Photo tip - Have a project

15th December 2008
When you go out and about with your camera you need to have a purpose if you want to be efficient with your time. There’s nothing wrong with enjoying a country walk and snapping anything that takes your fancy, but that’s not how a professional landscape photographer works. Similarly anyone looking to improve their portrait or wildlife photography needs to be more focused with their approach. Whatever project or theme you choose, knowing that you have an objective encourages you to research your subject, take your time over the shots and produce a body of work where the sum is even greater than the parts. A portfolio like this makes the photos much more useful to a magazine editor who can shape an article around them (or better yet write the article yourself – that’s what I do).

This is one of the articles I've written for my local lifestyle magazine - Nene Valley Living:

Take a look at the others here:

They can also be used in a calendar and any photo that helps tell a story is more likely to do well in a stock library.
You will also find that having a project is more fulfilling than taking snaps, as it requires more thought and it develops into something very personal. You will also discover that you become more accomplished in that particular area of photography. If you are frequenting the same places again and again then you will notice where the light falls at different times of the day and at different times of the year – invaluable information for a landscape or wildlife photographer. Building your knowledge in a particular geographic area will put you at an advantage over anyone else, as no-one else will know the best places and the best times.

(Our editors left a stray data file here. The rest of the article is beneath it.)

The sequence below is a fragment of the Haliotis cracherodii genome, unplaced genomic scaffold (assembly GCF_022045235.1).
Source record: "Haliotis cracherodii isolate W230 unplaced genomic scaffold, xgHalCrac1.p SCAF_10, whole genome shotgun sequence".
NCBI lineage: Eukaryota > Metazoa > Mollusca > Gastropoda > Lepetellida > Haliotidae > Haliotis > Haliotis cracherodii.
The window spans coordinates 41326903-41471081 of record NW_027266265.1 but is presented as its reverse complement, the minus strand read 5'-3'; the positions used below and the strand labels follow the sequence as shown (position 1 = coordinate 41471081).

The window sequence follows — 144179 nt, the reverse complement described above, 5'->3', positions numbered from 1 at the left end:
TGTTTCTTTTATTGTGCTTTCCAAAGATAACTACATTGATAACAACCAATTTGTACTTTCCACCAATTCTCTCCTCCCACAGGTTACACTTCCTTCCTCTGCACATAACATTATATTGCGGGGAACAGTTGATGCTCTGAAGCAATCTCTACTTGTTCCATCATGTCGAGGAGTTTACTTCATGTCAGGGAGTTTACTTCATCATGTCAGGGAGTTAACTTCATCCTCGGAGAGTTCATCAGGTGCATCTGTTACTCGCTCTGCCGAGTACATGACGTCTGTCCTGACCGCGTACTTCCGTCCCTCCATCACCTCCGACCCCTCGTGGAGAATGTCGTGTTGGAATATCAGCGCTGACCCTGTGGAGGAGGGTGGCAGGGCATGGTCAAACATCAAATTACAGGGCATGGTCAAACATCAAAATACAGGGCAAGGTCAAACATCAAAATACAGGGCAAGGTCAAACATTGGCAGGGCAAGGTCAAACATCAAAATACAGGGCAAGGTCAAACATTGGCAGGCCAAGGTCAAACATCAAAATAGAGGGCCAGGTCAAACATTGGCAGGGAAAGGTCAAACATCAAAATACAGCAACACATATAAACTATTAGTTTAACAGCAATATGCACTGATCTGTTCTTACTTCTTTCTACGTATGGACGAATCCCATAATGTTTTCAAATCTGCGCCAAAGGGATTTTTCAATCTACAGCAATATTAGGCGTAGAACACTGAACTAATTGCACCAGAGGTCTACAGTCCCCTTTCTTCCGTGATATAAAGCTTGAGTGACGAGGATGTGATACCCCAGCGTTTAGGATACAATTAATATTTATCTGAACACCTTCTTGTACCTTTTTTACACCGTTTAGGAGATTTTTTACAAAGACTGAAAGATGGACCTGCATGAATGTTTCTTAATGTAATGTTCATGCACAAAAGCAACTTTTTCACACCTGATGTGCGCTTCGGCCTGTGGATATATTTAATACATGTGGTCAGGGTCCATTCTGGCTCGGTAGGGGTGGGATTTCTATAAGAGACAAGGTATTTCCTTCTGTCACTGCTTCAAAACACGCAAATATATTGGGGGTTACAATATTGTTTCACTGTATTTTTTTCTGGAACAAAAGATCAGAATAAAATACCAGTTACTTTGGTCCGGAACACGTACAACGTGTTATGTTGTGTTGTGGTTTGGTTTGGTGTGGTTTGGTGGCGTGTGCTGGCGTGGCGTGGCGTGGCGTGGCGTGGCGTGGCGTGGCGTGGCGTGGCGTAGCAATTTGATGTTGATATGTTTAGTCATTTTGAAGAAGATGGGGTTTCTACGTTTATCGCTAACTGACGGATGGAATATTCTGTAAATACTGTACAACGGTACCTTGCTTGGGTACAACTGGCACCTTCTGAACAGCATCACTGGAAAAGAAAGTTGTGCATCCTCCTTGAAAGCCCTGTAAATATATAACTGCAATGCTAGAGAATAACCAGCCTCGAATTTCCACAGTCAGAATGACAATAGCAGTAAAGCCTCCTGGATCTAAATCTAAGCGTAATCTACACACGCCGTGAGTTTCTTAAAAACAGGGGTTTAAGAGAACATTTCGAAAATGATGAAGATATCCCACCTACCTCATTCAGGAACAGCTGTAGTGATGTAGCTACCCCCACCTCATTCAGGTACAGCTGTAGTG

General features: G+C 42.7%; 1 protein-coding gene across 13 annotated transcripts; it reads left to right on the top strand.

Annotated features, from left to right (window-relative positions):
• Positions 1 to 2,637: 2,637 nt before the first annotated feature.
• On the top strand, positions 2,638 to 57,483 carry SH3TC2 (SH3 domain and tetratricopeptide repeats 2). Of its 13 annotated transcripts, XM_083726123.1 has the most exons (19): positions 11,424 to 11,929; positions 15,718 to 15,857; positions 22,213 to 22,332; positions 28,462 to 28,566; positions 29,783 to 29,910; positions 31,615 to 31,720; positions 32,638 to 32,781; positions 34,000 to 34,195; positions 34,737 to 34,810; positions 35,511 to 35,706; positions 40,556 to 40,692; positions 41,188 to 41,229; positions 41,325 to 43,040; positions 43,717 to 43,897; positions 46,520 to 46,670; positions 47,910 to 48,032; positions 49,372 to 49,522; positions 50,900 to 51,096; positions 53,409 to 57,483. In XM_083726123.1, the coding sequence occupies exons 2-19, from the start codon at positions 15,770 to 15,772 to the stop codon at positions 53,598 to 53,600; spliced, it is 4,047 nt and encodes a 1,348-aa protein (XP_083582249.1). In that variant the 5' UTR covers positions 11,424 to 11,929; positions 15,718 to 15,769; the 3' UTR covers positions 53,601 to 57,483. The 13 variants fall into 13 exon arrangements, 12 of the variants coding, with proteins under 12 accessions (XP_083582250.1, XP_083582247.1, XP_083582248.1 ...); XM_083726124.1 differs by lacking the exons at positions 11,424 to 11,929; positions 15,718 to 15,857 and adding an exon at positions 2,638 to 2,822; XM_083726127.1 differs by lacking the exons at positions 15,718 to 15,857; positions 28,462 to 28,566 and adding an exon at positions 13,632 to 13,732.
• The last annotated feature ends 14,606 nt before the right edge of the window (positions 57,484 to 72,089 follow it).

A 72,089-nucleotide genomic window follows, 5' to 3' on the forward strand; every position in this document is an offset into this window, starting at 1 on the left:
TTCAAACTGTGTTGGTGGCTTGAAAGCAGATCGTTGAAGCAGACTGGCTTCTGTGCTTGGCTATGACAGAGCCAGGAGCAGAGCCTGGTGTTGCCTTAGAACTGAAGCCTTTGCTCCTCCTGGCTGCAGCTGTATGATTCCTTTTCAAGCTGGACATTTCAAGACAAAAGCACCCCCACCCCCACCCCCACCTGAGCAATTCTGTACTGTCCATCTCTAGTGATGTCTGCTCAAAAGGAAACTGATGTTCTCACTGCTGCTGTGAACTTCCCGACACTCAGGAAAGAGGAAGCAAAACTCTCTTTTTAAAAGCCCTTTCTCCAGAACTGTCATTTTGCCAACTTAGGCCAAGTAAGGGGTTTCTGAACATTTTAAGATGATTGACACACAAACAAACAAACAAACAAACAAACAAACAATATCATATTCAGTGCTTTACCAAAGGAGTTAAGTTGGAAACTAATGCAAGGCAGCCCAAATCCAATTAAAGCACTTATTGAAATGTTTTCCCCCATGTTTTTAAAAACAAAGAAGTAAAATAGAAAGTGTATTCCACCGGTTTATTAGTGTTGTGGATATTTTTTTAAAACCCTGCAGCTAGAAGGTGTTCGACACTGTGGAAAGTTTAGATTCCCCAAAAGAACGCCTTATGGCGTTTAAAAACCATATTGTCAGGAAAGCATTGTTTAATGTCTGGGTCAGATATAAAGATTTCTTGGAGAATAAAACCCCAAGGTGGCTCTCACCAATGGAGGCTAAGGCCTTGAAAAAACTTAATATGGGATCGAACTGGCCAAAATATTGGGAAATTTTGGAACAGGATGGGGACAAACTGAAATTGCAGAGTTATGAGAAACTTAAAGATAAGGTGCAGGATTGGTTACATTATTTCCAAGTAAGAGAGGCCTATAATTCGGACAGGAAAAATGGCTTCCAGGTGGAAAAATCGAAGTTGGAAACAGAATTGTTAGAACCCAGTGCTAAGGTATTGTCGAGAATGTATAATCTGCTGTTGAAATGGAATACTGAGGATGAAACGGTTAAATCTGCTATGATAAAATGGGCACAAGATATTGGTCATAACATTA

To be profitable a professional landscape or wildlife photographer needs to be as efficient with their time as possible. A project is a great way to focus your mind, creativity and your time. The possibilities are endless, but here are some examples:

- The changing seasons of your home town.
- Photographing every road in your village
– a good way to get published in your local lifestyle magazine!
- Focus on one animal in your local area and try to capture as much of its behaviour as possible.
- The ethnicities of your home town.
- The most attractive buildings of your home town
- The underworld of your home town – including dark back streets, abandoned buildings and rundown tower blocks
- Perhaps even abstract close ups of body parts!

I have been researching the best places for wildlife photography over the past six months (take a look here: ) and will continue to do so for the foreseeable future. By researching the best places I am now using many of these locations for my own photography. Over the years I will build up an encyclopaedic knowledge of what to photograph, when to photograph it and where. A fantastic time saving tool and competitive advantage for a specialist wildlife photographer –or at least it would be if I wasn’t sharing my database with the rest of the world! Too helpful for my own good…

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